FIG. 9 is a perspective view of a cover for the pocket;
FIG. 10 is a cross section of the cover taken along the line 10--10 in FIG. 9 but including the pocket thereunder; and,
FIG. 11 is a perspective view of the cover of FIG. 9 in open position.
Illustrated in FIGS. 1 and 2 is a person generally denoted by 20 wearing the adjustable belt stereo player holder 22 about the waist. In a pocket 24 the holder 22 retains a stereo radio or tape player 26 having a cord 28 and ear phones 30 extending therefrom. The pocket 24 is sewn to a belt 32 that extends about the waist and has sewn thereto a loop fastener 33 at one end. At the other end is a hook fastener 34 sewn thereto. The loop 33 and hook 34 fasteners are complementary "hook and loop" woven fasteners such as "Velcro" brand hook and loop fasteners. The belt length is thereby adjustable over a range given by the length of the loop fastener 33 minus the length of the hook fastener 34.
Referring to FIGS. 2 and 4, the belt 32 includes a wide or extended portion 36 to fully back and support the pocket 24. The pocket 24 is generously sized to retain the largest stereo radio or tape player expected to be carried conveniently by a person, in particular, a jogger or runner. A suitable size is a depth of 4-1/2 inches, length of 4 inches and thickness of 1-178 inches, however the pocket 24 is not limited to this particular size. The pocket 24 includes a bottom panel 38 to support the stereo player, the bottom panel 38 being sewn to the pocket sides at the bottom edges.
In FIGS. 2 and 3 is shown an inner adjustable pocket or sleeve 40 positioned within the pocket 24. The sleeve 40 is sewn sturdily to the inside of the pocket 24 and the belt 32 as indicated at 44. A vertical slot 42 forms an aperture through the belt 32 which in turn also serves as the back wall of the pocket 24. The slot 42 is adjacent the opposite side of the pocket from the side where the sleeve is sewn at 44. The sleeve 40 forms a loop about the stereo player 26 within the pocket 24. The sleeve 40 has extending therefrom an integral tongue 46 of diminished height which in turn extends through the slot or aperture 42. The sleeve tongue 46 and the belt 32 have sewn thereto complementary hook and loop fasteners 48 and 50 respectively. As shown the loop fastener 50 faces the wearer's body as does the loop fastener 33. The loop fasteners are less abrasive against skin than the hook fasteners, therefore the belt is constructed to prevent the contact of any hook fasteners against the skin. The hook fastener 48 need only be a small patch at the tip of the tongue 46 as shown whereas the loop fastener 50 is extended for a distance along the belt 32 sufficient to accommodate the various sizes of stereo players that might be placed in the pocket 24 within the sleeve 40. Thus, after tightly fitting the sleeve 40 about the stereo player 26 as shown in FIG. 3, the hook fastener 48 can be tightly engaged with the loop fastener 50 to retain the stereo player 26 in the pocket 24 although the pocket 24 is much larger than the stereo player. In this manner any smaller size stereo player 26 can be retained in the pocket 24 without a strap or other means over the top opening of the pocket 24.
In FIG. 5 the construction of the belt 32 and pocket 24 material is illustrated. The belt and pocket are preferably constructed of a three-ply material comprising two exterior plies of taffeta nylon 52 and an interior ply of felt, non-woven interfacing, synthetic foam or other soft bulky material 54. The materials selected should be soft and reasonably non-abrasive because the belt 32 will often be worn against bare skin under jogging conditions. The materials should also be substantially unaffected by water and human sweat with permanent dyes and colorants that can tolerate frequent washing in strong detergent. Constructed with the triple layer including the soft bulky middle layer disclosed in FIG. 5, the sleeve 40 retains the stereo player 26 securely and the belt 32 is comfortable to the wearer. The taffeta nylon abrasion resistance provides relatively long usefulness for the holder. The triple layer, however permits any push buttons on the sides of a stereo player 26 to be operated from outside the pocket through the material.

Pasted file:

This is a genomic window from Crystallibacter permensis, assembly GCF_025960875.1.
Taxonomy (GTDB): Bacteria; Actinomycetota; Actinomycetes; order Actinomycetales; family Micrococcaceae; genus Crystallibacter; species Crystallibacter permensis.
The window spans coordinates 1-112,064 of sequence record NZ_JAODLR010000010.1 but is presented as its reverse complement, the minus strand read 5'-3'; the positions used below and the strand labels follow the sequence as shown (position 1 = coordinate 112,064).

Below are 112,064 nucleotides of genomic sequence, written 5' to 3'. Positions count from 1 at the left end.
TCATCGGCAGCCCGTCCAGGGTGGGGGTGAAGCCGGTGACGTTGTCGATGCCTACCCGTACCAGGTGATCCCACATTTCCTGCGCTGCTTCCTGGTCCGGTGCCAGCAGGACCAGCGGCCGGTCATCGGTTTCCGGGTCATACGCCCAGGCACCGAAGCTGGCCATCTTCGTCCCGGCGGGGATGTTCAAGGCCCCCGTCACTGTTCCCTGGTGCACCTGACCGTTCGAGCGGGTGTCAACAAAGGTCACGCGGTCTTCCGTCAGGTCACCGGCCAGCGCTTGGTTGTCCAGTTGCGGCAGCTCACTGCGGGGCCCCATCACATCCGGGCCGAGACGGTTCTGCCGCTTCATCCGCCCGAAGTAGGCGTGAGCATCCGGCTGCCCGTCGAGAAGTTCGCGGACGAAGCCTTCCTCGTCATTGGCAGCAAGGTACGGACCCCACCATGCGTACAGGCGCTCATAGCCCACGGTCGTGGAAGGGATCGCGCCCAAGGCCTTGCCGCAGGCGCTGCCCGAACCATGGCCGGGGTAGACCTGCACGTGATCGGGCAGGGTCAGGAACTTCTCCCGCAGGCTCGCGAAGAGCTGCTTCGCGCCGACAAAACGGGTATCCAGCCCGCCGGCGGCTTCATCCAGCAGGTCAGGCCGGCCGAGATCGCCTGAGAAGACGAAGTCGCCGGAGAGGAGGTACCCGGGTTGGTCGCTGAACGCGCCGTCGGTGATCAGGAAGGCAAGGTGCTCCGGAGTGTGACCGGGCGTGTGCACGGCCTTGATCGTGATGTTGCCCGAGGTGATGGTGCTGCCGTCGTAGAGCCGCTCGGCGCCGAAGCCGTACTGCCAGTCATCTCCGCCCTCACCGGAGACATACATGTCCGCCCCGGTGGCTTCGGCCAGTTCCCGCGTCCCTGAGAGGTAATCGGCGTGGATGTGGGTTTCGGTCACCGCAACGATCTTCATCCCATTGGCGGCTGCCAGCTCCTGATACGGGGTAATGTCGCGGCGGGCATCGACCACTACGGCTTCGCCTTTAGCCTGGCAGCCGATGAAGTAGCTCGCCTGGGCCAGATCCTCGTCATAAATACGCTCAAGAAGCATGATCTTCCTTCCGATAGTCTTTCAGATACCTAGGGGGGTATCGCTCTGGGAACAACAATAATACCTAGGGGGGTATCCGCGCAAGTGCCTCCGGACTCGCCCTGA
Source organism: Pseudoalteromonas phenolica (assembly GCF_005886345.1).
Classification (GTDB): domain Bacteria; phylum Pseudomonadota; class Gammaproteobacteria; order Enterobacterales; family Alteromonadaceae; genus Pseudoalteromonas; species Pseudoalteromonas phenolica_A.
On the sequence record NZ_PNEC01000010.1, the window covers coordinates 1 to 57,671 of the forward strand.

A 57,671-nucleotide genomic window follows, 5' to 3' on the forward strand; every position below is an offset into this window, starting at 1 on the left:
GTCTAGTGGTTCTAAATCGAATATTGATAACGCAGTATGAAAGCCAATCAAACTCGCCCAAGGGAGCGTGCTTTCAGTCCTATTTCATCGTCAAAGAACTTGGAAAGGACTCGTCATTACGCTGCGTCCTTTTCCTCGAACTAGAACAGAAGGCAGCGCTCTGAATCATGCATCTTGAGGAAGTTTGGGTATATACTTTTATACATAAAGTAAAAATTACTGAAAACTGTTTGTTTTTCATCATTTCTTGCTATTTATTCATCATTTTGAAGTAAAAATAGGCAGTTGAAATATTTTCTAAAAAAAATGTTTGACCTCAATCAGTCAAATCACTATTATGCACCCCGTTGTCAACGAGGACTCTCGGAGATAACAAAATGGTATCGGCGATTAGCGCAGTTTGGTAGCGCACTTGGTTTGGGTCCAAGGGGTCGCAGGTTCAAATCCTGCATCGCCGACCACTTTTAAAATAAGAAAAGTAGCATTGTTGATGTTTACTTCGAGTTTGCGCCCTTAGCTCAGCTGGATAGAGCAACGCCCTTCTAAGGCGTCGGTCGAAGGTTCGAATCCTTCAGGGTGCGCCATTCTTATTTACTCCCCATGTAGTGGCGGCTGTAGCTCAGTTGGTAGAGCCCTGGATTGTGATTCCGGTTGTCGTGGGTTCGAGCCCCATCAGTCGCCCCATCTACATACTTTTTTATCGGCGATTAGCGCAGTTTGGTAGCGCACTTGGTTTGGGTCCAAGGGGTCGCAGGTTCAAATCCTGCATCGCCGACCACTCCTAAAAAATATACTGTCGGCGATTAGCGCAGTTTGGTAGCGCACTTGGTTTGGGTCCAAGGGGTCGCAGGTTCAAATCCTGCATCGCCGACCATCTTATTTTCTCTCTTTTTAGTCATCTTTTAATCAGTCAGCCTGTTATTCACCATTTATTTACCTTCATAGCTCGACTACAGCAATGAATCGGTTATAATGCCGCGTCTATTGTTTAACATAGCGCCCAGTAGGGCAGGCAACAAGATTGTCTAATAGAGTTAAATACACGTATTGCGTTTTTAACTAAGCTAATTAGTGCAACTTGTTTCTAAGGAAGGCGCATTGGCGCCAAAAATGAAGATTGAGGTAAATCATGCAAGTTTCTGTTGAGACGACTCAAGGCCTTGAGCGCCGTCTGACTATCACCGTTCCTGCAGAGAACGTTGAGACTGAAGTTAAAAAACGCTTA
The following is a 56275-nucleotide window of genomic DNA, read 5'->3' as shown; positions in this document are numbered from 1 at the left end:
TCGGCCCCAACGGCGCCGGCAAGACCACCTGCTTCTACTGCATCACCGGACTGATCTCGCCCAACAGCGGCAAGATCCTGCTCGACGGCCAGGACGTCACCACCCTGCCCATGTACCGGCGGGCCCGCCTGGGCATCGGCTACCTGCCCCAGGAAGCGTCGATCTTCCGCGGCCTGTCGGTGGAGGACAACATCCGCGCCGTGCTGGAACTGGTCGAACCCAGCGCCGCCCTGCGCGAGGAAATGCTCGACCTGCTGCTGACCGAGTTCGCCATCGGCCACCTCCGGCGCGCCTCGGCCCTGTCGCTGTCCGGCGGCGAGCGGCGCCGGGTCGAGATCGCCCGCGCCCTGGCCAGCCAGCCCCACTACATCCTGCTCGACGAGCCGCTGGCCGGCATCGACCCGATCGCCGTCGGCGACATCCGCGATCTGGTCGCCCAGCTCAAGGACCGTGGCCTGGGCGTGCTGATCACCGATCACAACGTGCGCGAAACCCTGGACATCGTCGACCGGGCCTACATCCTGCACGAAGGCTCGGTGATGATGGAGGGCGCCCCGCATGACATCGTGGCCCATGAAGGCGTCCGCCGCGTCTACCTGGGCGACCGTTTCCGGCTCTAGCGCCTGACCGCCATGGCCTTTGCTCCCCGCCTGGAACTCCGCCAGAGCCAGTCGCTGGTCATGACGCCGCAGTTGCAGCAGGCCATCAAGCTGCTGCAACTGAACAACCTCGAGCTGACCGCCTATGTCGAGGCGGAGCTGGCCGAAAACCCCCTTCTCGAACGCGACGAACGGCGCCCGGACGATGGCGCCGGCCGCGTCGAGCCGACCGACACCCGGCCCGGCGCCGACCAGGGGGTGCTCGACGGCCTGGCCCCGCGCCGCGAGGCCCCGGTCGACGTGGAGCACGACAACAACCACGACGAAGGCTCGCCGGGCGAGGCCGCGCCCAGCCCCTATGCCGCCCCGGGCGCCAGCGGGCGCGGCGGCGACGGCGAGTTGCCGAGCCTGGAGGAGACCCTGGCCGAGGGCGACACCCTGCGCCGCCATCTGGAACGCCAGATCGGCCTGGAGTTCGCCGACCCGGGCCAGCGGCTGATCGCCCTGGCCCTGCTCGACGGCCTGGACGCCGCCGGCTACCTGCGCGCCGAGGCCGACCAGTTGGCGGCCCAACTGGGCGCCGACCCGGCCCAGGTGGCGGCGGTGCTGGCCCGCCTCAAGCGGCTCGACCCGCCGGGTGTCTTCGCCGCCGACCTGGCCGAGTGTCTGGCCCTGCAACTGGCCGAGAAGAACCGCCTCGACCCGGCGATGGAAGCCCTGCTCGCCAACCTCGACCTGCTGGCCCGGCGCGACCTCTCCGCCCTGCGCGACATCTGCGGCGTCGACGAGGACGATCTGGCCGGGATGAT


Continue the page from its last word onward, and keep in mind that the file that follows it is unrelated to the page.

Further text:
When an exceptionally smooth or slippery material is used for the belt and pocket, the sleeve 40 may alternatively be lined with rubber or other non-slippery material to better grip the player 26. Under normal circumstances, however, the location of the slot 42 causes the player 26 to be held tightly against the belt 32 and the top edge 43 of the aperture 42 (see FIG. 8) prevents the sleeve 40 and player 26 from tending to move upwardly out of the pocket at the aperture end of the pocket.
To minimize stress about the aperture 42 a ring 56 of hard plastic or metal is affixed in the opening by a pair of flaps 58 wrapped about the ring on either side as best shown in FIG. 2 or FIG. 8. FIG. 2 and FIG. 8 illustrate alternative constructions for the ring 56 attachment. In FIG. 2 each flap 58 is sewn to the outside of the exterior plies 52. In FIG. 8 the flaps 58 are sewn between the exterior plies 52 and the interior ply 54. Without the ring 56 the belt material is subject to severe distortion about the aperture 42 and possible eventual tearing due to the tension of the belt 32. With the ring the tension in the belt is carried by the ring 56 about the aperture 42 rather than the material. Another alternative is an oblong grommet inserted in the aperture 42 and affixed to the belt material about the aperture.